Concerns raised about derelict and scofflaw vessels in Vancouver’s False Creek


While the grounded barge on Vancouver’s Sunset Beach has attracted plenty of headlines in recent weeks, in nearby False Creek there are dozens of smaller derelict vessels that have drawn far less attention.

Jurisdiction of the waterway is shared between the provincial and federal governments, the City of Vancouver and the city’s park board.

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It’s not clear how many of the vessels in False Creek are abandoned and how many are operating as liveaboards that skirt the city’s permitting rules.

Under city bylaws, boaters can get a two or three week free permit, depending on the season. But some members of the False Creek boat community allege bylaw violators are taking advantage of lax enforcement to stay longer, dump waste or anchor in the prohibited “navigable channel” of the creek.

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In fact, In October, the False Creek Rowing Club was forced to cancel its regatta due to vessels clogging the navigable channel.

“Our regatta last year … we were the first event to get cancelled due to COVID, so not very proud of that but happy we did it, and now we’re having to cancel it a second time,” club president Simon Litherland said.

“This time it’s for matter in our control — well, not our control, but the city’s control — and it’s frustrating for people who didn’t have an opportunity this season to go for a row.”

Some area residents believe the situation on the water reflects the situation on Vancouver’s streets, where homelessness has surged in recent years amid a growing housing crisis and COVID-19.

Of the 76 people identified in Metro Vancouver’s 2020 homeless count who were living in vehicles, six said they lived aboard a boat.

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“I feel for the people who aren’t able to find housing that’s available,” Joel Kimsey, who lives in South False Creek, told Global News.

“It’s a parallel thing that’s going on with the housing situation in Vancouver — people just can’t afford to live here so they’re trying to come up with creative ways, but it seems like there’s only a certain point where that works. At some point, everyone can’t be living on the water or living on the streets.”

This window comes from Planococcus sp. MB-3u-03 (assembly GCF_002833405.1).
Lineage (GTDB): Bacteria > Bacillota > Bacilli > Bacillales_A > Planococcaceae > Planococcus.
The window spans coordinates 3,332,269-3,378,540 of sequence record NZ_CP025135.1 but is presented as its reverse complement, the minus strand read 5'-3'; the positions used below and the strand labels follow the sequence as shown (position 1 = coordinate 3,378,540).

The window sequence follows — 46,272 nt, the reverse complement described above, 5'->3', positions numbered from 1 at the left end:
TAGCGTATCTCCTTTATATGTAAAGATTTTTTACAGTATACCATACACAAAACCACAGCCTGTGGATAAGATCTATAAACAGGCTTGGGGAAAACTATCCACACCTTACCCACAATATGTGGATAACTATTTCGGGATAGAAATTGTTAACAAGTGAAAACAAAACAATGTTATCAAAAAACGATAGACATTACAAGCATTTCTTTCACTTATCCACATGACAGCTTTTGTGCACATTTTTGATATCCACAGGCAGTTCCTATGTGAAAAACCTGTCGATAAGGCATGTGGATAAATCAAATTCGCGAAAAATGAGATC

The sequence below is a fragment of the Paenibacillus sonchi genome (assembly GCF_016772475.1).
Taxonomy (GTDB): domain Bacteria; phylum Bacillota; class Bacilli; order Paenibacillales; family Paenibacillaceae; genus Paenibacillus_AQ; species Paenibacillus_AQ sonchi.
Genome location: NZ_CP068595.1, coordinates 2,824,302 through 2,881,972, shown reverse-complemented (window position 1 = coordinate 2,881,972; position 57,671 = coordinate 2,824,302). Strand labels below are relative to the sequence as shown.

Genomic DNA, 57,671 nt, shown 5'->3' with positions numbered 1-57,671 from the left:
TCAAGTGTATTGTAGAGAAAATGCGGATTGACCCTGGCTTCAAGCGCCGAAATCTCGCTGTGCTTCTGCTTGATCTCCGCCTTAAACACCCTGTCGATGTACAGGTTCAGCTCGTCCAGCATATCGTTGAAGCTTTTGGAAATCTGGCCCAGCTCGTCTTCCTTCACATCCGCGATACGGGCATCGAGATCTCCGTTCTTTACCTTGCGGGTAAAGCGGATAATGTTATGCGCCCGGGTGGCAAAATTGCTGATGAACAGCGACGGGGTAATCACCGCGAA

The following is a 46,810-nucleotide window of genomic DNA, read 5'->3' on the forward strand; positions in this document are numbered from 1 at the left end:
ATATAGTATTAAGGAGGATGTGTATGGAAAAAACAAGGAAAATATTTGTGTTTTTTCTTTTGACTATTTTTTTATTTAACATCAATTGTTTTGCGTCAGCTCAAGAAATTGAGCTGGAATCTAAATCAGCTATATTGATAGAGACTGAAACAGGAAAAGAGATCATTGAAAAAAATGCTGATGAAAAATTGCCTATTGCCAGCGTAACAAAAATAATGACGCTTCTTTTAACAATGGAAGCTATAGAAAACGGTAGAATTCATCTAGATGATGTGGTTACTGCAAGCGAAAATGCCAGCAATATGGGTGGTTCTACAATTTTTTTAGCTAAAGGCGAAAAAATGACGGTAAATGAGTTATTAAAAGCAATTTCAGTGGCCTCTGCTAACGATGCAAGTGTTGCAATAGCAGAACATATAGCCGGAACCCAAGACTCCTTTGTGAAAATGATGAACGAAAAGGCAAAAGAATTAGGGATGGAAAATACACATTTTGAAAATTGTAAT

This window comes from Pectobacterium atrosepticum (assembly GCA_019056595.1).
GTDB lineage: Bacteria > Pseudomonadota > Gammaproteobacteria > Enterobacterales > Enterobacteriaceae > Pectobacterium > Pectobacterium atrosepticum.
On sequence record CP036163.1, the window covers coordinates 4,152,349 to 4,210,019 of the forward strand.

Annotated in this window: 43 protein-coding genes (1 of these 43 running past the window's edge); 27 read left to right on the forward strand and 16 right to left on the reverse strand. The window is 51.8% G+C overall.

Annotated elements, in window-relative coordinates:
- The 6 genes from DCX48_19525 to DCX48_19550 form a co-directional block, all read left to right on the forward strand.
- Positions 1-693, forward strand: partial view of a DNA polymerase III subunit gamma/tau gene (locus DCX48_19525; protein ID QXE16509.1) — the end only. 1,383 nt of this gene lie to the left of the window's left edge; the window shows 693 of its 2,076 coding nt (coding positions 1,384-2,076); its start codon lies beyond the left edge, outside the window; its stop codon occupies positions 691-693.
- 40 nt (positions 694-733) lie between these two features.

The proliferation of derelict vessels also reflects a another problem: the high cost of safely disposing of old boats.

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Under the Canada Marine Act, the Port of Vancouver can take action to remove vessels that pose an environmental or navigational safety risk, but generally they remain the responsibility of owners.

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“It could easily be 10 to 20 grand to get rid of a boat responsibly,” Jonathan Paetkau with Skookum Yacht Services said.

“The real problem of course is that no boat owner is going to do that willingly if they can turn around and sell it for two or three grand.”

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If people are living aboard the boats, Transport Canada says it’s up to the City of Vancouver to manage the issue through its permit system.

The City of Vancouver declined an interview request on the matter Thursday.

John Roe, director of the Dead Boat Disposal Society, told Global News the issue was partly a result of complicated bureaucracy across multiple levels of government.

“We just need to be able to shorten up that timeline between what is a derelict boat and how fast is it going to get out of the water, that’s where the whole problem stems right now,” he said.

“It can take us six months to a year for us to process a boat to get the right to seizure.”

Roe said he wants a made-in-B.C. body focused specifically on derelict vessel and docks that can cut through the red tape and move quickly to address the boats, and their potential environmental impacts.

© 2021 Global News, a division of Corus Entertainment Inc.

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